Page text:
The CMPA has produced articles on independent medical evaluations, medical marijuana, and firearms.
Disclosure and reporting of adverse events
Physicians are encouraged to consult the CMPA booklet Communicating with your patient about harm: Disclosure of adverse events, which provides extensive advice on communicating with patients when an unanticipated poor clinical outcome has occurred during care.
The CMPA has historically advised physicians about the significance of disclosing adverse events to their patients. Indeed, physicians have an ethical, professional, and legal obligation to disclose adverse events. The CMPA uses the Canadian Patient Safety Institute (CPSI) definition of an adverse event as an event that results in unintended harm to the patient, and is related to the care and services provided to the patient, rather than to the patient's underlying medical condition. The information disclosed to the patient should be limited to the known facts at that time, e.g. the clinical information about what has happened and the clinical nature of the patient's condition as it now exists. A physician should not speculate about what happened. If the physician does not know how or why the event occurred, it is acceptable to state this. The physician should refrain from blaming others or commenting on the care provided by others. Although the physician should express genuine concern and regret for what has happened, the use of words that express or imply legal responsibility (such as negligence or fault), or reference to failing to meet the standard of care, should be avoided.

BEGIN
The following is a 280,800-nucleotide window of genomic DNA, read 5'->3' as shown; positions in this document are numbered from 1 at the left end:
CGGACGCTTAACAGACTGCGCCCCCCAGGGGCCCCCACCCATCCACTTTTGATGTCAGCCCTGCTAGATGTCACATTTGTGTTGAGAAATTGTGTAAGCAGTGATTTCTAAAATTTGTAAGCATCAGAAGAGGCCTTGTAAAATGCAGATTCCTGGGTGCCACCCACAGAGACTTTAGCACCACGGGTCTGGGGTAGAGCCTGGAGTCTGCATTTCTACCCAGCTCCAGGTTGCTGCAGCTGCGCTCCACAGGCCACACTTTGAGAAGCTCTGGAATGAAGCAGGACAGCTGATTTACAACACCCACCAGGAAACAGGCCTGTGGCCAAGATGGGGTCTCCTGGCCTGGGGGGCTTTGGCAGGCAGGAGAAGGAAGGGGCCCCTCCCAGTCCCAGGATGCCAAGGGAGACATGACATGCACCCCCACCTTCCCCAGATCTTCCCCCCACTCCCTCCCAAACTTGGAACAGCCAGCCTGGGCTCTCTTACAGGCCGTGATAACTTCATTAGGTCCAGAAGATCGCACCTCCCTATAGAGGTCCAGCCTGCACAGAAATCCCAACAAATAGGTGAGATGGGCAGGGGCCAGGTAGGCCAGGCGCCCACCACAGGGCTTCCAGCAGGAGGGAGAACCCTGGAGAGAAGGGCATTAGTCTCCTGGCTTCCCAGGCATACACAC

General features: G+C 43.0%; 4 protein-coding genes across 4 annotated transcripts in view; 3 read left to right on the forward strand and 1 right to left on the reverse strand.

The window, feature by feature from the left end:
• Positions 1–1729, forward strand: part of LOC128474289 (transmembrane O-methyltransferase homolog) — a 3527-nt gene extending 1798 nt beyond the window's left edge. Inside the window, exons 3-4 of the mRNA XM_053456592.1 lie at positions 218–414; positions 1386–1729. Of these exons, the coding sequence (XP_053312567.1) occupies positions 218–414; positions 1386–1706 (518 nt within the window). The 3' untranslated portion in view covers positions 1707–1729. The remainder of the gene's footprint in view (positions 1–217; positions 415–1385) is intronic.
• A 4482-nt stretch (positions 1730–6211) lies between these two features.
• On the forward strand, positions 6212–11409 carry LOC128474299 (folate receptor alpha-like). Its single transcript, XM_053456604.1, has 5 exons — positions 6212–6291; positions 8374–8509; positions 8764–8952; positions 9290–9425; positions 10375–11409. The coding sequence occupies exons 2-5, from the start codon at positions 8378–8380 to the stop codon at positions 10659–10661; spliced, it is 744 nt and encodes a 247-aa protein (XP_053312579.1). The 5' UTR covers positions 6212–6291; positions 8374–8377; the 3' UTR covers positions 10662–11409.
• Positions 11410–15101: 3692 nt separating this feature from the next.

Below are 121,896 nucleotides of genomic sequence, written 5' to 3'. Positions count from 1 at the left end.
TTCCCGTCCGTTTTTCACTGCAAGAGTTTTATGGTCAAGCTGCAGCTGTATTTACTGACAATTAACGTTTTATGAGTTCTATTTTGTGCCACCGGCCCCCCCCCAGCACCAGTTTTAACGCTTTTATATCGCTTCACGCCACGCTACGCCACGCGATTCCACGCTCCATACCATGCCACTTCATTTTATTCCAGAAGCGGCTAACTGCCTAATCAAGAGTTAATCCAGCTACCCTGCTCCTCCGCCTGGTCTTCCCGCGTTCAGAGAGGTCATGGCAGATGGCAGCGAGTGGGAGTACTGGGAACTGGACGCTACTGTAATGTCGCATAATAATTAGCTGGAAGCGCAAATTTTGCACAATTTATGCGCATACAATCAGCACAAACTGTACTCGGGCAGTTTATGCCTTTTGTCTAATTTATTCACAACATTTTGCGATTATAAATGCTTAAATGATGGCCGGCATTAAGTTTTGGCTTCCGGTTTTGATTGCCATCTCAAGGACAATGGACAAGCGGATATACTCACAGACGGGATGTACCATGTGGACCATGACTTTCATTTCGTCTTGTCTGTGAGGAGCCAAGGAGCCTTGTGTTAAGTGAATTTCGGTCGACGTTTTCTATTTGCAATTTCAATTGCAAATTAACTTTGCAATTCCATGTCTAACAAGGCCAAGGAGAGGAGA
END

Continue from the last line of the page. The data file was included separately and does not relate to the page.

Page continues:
If practising within a hospital or institution, physicians will also likely have an obligation to report adverse events to a designated person or committee. Most healthcare institutions have policies guiding the reporting of adverse events or close calls. The CMPA uses the CPSI definition: a close call is an event with the potential for harm that did not result in harm because it did not reach the patient due to timely intervention or good fortune.
It is important to recognize that disclosing adverse events to patients and reporting such events to third parties (e.g. hospital administration or quality improvement committee) are separate and distinct processes. While the disclosure of adverse events to patients is an integral part of individual patient care, the reporting of adverse events is generally part of a much broader quality improvement initiative aimed at identifying and addressing systemic problems. The overall goal is to improve patient safety. The CMPA generally advises physicians to ensure that any reporting takes place under the auspices of a properly constituted quality improvement committee so that the information generated through the quality improvement process will be protected, to the extent possible, from being used in subsequent legal, regulatory, or other proceedings. The CMPA booklet Learning from adverse events: Fostering a just culture of safety in Canadian hospitals and healthcare institutions, further describes the requirements and processes for reporting adverse events and close calls, and the best approach for reviewing these events. A complementary position paper by the CMPA, Reporting and responding to adverse events: A medical liability perspective, addresses policy issues associated with the reporting of, and response to, adverse events.